• No physical branches: Ally Invest is an online-only company. There are no physical branches, unlike for competitors such as Merrill Edge, or E-Trade which has more than 30 branches spread across the country.

Is Ally Invest safe?

Ally Invest is a trusted online brokerage with more than $4.7 billion in assets under management. It’s a member of the FDIC and SIPC, so you can rest assured that the cash in your accounts is safe. And since the company has passed its FINRA broker check, you can count on the fact it’s in full compliance with regulations.

Since Ally Invest is online-only, it’s important to review Ally’s data protection policies. The good news is Ally promises that they use “multiple levels of security” to keep your info safe. This includes 128-bit SSL encryption for any exchange of data from your browser and Ally’s servers if your personal information is being transmitted. The downside, however, is that Ally’s privacy policy does permit Ally to share your information with third-parties. While this is a common policy, it’s still disappointing.

Of course, once you invest your money, there’s always a risk of losses. Research what you’re investing in carefully and diversify your portfolio to minimize risks you’re taking.

Bottom line

Thanks to the fact it has no minimum deposit requirement, Ally Invest is a great choice if you’re looking to get started investing and you don’t have a ton of money. Affordable commissions and commission-free ETFs also give you a diverse offering of low-cost or no-cost investment options. But if you’d prefer to buy Mutual funds without paying transaction fees or want a physical branch to visit, alternatives such as E-Trade or Merrill Edge may be a better choice to meet your needs.

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Advertiser Disclosure: The products that appear on this site may be from companies from which MagnifyMoney receives compensation. This compensation may impact how and where products appear on this site (including, for example, the order in which they appear). MagnifyMoney does not include all financial institutions or all products offered available in the marketplace.

Christy Rakoczy
Christy Rakoczy |

Christy Rakoczy is a writer at MagnifyMoney. You can email Christy here

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Investing

Ally Invest Managed Portfolios Review 2019

Editorial Note: The content of this article is based on the author’s opinions and recommendations alone. It has not been previewed, commissioned or otherwise endorsed by any of our network partners.

Ally Invest Managed Portfolios is a robo-advisor option from a trusted online-only financial institution.

It can make managing your money simple: Just answer a few basic questions about your goals and risk tolerance and your funds are invested for you. However, while fees are competitive, they aren’t the lowest among other robo-advisors’ offerings.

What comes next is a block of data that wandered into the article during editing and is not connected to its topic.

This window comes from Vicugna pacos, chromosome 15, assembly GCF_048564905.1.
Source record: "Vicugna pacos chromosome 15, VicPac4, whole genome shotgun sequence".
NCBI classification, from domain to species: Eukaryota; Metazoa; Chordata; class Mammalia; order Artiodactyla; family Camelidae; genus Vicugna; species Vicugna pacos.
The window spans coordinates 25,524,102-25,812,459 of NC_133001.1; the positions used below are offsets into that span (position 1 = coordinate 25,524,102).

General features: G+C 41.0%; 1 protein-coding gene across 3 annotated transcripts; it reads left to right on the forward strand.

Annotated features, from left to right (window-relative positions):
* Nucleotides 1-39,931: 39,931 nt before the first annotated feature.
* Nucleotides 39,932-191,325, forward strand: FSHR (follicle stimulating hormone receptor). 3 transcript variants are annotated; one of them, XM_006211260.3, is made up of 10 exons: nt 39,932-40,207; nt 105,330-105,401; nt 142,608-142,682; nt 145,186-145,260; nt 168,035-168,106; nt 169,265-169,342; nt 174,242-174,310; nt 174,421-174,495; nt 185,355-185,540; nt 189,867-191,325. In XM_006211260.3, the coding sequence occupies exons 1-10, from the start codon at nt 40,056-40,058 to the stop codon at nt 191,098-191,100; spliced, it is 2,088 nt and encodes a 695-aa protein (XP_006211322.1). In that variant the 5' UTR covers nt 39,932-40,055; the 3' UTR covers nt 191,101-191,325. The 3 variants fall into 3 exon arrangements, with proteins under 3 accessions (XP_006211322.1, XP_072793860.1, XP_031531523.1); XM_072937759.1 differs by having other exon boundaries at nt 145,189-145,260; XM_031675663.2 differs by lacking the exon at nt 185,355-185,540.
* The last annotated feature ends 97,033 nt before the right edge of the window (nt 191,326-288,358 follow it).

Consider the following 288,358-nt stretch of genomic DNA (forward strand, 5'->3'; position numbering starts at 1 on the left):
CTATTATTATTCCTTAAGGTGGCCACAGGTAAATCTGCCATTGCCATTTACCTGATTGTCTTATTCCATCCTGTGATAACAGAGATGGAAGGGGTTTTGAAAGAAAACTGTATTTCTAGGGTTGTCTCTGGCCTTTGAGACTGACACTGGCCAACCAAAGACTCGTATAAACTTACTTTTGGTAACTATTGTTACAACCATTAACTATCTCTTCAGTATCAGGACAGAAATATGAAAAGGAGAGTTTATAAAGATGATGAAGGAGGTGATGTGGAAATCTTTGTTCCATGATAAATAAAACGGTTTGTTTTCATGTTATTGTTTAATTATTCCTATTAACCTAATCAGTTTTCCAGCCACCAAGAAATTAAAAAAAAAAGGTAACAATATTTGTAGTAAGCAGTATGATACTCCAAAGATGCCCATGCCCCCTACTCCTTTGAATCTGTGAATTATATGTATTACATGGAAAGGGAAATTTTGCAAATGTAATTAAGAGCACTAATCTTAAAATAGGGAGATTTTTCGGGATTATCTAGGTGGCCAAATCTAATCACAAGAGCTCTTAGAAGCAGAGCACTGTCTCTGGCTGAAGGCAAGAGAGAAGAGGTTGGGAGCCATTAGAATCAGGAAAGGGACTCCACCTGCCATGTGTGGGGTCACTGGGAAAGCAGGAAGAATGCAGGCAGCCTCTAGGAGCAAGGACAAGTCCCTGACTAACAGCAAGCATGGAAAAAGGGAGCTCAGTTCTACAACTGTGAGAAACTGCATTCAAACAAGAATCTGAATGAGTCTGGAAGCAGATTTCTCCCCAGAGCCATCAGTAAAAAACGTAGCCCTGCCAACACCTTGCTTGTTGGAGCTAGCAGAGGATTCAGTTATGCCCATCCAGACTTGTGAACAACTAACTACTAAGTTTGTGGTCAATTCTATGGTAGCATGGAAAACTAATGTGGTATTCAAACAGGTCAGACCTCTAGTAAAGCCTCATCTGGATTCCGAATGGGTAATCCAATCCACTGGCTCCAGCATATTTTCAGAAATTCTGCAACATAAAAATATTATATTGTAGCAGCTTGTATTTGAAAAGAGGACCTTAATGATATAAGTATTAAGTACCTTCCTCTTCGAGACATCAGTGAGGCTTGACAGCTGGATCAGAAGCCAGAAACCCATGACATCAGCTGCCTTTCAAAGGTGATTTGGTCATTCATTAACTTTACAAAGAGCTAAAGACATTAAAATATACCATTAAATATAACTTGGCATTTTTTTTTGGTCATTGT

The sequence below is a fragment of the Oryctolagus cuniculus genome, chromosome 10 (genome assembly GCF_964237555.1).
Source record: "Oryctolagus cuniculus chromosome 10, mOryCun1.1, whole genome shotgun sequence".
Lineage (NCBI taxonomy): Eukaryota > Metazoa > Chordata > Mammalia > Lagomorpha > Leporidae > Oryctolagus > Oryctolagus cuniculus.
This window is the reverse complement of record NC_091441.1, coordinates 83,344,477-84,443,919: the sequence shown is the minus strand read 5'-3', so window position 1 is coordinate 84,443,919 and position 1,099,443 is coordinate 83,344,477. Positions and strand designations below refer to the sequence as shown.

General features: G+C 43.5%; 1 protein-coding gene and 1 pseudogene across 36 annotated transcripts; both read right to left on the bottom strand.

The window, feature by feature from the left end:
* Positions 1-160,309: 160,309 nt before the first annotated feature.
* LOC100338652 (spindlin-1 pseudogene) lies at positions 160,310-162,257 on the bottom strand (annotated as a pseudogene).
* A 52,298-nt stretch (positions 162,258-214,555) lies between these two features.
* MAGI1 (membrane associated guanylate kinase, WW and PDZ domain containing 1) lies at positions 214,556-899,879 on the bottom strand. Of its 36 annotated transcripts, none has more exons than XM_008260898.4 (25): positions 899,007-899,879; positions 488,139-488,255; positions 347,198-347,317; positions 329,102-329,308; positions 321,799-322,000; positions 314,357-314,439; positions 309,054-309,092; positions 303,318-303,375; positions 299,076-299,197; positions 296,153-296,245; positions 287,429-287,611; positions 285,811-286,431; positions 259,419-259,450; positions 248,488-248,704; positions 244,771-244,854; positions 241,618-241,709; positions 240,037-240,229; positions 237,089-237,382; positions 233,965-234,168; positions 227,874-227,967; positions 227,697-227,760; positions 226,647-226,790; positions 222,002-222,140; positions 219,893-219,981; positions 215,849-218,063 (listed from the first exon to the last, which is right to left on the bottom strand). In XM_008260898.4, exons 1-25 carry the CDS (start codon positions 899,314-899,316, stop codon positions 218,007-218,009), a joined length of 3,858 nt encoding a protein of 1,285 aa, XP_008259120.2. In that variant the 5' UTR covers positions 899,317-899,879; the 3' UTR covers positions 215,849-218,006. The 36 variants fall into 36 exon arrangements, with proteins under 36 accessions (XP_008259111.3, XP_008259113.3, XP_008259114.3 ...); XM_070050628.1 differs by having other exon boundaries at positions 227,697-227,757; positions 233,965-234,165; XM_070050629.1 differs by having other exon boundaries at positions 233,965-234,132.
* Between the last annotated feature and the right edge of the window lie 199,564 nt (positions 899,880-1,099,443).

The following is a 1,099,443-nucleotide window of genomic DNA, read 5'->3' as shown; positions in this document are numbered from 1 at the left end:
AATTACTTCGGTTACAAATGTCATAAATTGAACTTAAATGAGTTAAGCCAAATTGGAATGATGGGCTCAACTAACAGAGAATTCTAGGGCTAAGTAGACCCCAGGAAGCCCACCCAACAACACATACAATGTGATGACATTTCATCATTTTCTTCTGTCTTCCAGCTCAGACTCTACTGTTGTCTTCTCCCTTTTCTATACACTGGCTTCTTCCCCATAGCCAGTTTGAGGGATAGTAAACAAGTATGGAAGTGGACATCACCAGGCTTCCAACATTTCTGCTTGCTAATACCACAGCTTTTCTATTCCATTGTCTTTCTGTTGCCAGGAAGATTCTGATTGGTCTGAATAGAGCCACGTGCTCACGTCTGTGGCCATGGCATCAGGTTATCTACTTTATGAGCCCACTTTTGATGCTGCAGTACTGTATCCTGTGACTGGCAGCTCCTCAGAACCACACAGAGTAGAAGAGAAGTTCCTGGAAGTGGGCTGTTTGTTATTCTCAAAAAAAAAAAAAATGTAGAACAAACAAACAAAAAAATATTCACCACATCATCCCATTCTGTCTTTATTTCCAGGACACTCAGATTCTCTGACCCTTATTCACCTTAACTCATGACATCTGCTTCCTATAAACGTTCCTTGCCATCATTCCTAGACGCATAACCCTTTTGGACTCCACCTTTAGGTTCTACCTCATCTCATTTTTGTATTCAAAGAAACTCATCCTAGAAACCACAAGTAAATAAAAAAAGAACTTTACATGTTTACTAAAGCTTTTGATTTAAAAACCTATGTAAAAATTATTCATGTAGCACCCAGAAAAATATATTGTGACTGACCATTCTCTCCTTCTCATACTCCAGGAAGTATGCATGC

If you don’t mind the lack of bonus for opening the account, and you want to take a hands-off approach to building wealth, Ally Invest may be a good option.

Ally Invest Managed Portfolios
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The Bottom Line: Ally Invest Managed Portfolios is a decent robo-advisor that’s competitive with other managed portfolios online. But its lack of tax-loss harvesting, and fees that slightly exceed competitors may prompt you to look elsewhere if you’re not already an Ally customer.

  • The minimum deposit to invest in Ally Invest Managed Portfolios is $100
  • 0.00% management fee, no matter how high your account balance
  • Customer service is available 24/7, but there are no local branches to visit

Who should consider Ally Invest Managed Portfolios?

If you’re looking for a robo-advisor that allows you to build a diversified portfolio without a lot of advanced knowledge about investing, Ally Invest Managed Portfolios has you covered.

You’ll answer a few questions about your age; timeline for investing and risk tolerance; and whether you’re investing for retirement, wealth-building or a big purchase. Then, Ally Invest comes back with a recommended portfolio you can accept or tweak.

You can open a joint, custodial or Individual taxable account with Ally Invest Managed Portfolios, or can opt for a Traditional IRA, Roth IRA or Rollover IRA. Unfortunately, unlike with Ally Invest’s self-directed accounts, there’s no promotion or bonus for transferring funds into a managed portfolio. And, you’ll need quite a bit of money to get started — more than many competitors in the robo-advisor industry require.

Still, if you don’t mind the lack of brick-and-mortar locations and marginally higher fees, Ally Invest is a worthy competitor to consider when looking for help managing your money.

Ally Invest Managed Portfolios fees and features

Amount minimum to open account
  • $100
Management fees
  • 0.00%
Account fees (annual, transfer, inactivity)
  • $0 annual fee
  • $50 full account transfer fee
  • $50 partial account transfer fee
  • $0 inactivity fee
Current promotions

None currently

Account types
  • Individual taxable